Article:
java – Using picoCLI to recursively parse configuration files?

Here’s my solution; maybe it’s useful to someone. The basic approach is to use a new CommandLine instance for each nested config file.

All code snippets below are from the annotated class; project-specific housekeeping, error checking, path construction etc. were removed.

Problem #1 is solved by the parseConfigFile(...) method:

@Option(names = { "configfile", "cf" } )
public void parseConfigfile(final List<String> accumulatedCfgFiles) {
    // prune the list, keeping only "new" entries that haven't been seen yet:
    List<String> newCfgFiles = this.cfgfileHelper.retainNewOptionValuesOnly(
        accumulatedCfgFiles, "configfile");
    if(newCfgFiles.isEmpty()) {
        // another picoCLI quirk: this happens even if there always are values 
    } else if(newCfgFiles.size() > 1) {
        // loop over the files if you want to allow this, or report an error
    // some path tinkering left out
    File cfgFile = new File(newCfgFiles.get(0));
    if(this.stackOfConfigFiles.contains(cfgFile)) {
        // report error because of cyclic reference
    } else {
        // task a new CommandLine instance with processing that file:
        CommandLine cmd = new CommandLine(this);
        String[] optionsFromFile = FileUtils.readLines(cfgFile); // Apache Commons               
        this.cfgfileHelper.wrapParseArgs(cmd, optionsFromFile);

The method uses an instance of NestedCfgfileHelper (see source below) which does all the nested-config-specific housekeeping to solve problem #2. One instance of that helper class per annotated class keeps track of the CommandLine instances that are currently working on your annotated class. It’s Constructor needs the names of all options that the helper class should take care of:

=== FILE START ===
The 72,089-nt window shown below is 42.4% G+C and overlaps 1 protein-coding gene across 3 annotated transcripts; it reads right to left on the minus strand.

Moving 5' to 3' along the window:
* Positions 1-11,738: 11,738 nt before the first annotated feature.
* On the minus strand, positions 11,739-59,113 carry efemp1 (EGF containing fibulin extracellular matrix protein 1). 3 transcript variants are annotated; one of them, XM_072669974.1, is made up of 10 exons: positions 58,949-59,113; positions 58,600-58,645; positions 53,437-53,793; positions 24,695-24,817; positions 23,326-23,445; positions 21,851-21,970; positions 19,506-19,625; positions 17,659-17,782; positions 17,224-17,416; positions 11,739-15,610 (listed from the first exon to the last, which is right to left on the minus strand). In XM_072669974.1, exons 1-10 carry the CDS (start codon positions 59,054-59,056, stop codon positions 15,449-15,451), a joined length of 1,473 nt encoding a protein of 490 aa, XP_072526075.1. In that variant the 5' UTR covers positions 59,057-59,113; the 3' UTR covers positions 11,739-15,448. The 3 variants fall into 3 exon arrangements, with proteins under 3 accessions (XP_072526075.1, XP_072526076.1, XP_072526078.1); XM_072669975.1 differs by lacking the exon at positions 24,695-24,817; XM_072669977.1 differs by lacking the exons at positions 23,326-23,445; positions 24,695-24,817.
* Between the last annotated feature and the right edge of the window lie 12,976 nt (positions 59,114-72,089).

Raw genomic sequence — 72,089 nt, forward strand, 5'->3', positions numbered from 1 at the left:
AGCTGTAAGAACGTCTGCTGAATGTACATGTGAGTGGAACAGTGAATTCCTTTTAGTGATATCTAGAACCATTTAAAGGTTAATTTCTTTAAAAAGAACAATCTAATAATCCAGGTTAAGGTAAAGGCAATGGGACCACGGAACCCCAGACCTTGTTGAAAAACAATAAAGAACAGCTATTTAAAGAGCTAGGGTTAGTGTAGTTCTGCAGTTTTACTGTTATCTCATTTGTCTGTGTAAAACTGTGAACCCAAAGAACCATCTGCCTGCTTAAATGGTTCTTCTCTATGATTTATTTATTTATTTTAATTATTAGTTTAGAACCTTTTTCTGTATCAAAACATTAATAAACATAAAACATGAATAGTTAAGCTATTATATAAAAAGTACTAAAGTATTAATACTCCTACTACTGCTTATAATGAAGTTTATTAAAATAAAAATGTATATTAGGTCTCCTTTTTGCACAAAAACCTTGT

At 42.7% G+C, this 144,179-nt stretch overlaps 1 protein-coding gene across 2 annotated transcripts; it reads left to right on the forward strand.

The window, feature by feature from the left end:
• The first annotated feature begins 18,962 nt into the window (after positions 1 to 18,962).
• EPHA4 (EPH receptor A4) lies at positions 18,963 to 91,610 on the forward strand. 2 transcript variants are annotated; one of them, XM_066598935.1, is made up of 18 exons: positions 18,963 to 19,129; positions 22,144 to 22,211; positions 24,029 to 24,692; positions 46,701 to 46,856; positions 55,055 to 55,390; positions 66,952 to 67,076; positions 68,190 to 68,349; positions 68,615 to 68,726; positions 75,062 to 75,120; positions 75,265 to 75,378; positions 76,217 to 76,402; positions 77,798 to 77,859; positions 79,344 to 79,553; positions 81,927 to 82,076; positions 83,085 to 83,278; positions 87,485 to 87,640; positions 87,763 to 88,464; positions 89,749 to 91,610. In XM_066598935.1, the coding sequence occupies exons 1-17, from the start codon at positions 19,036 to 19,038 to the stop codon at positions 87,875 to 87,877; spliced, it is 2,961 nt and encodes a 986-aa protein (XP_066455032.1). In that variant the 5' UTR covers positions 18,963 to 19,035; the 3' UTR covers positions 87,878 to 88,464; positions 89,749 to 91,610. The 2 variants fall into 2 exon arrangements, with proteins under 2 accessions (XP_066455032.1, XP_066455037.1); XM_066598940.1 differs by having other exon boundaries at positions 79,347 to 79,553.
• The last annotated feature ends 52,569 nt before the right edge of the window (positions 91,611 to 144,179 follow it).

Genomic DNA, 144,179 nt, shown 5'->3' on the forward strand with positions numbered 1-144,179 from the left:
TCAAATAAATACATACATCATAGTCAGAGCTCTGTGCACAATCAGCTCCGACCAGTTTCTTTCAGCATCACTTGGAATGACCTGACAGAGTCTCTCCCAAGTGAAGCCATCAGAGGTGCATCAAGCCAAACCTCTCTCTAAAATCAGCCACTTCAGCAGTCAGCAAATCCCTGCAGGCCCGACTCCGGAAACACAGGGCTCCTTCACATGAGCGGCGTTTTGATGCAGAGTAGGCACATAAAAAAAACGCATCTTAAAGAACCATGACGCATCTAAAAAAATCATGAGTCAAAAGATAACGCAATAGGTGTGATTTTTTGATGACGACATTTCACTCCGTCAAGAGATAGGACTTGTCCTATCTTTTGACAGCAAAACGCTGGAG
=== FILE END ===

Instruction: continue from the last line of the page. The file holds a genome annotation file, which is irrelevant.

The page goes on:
public final NestedCfgfileHelper cfgfileHelper = 
    new NestedCfgfileHelper(new String[] { "configfile", "section" });

The following steps make all this work:

  • identify those options that are sensitive to “spurious setter method calls” (most are not);
  • if there are any, paste NestedCfgfileHelper‘s source to your annotated class as an inner class;
  • create an instance of NestedCfgfileHelper as a public member of your annotated class, telling the constructor the names of all those “problematic” options;
  • never call yourInstanceOfCommandLine.parseArgs(...) directly, but pass it to the helper instead using instanceOfYourAnnotatedClass.cfgfileHelper.wrapParseArgs(...)
  • let setter method(s) for those “difficult” options…
    • … first get rid of “old” values ​​from previous invocations by calling retainNewOptionValuesOnly
    • … then process the remaining option value(s) normally

Finally, here’s the source of NestedCfgfileHelper:

/** NestedCfgfileHelper ensures that the values of certain options are 
 * processed just once, despite the picoCLI quirk.     */
public final class NestedCfgfileHelper {
    /** Maps an (option name|CommandLine instance) pair to the number of 
     * option values that instance has so far passed for that option. 
     * Because Java doesn't have Maps with two keys, it's implemented as 
     * a Map of Maps:         */
    private Map<String, Map<CommandLine, Integer>> mapOptionAndCLToCount =
            new HashMap<>();

    /** Constructs a helper instance and prepares it to handle the options 
     * given as parameters. 
     * @param optionNames any number of Strings, with each String denoting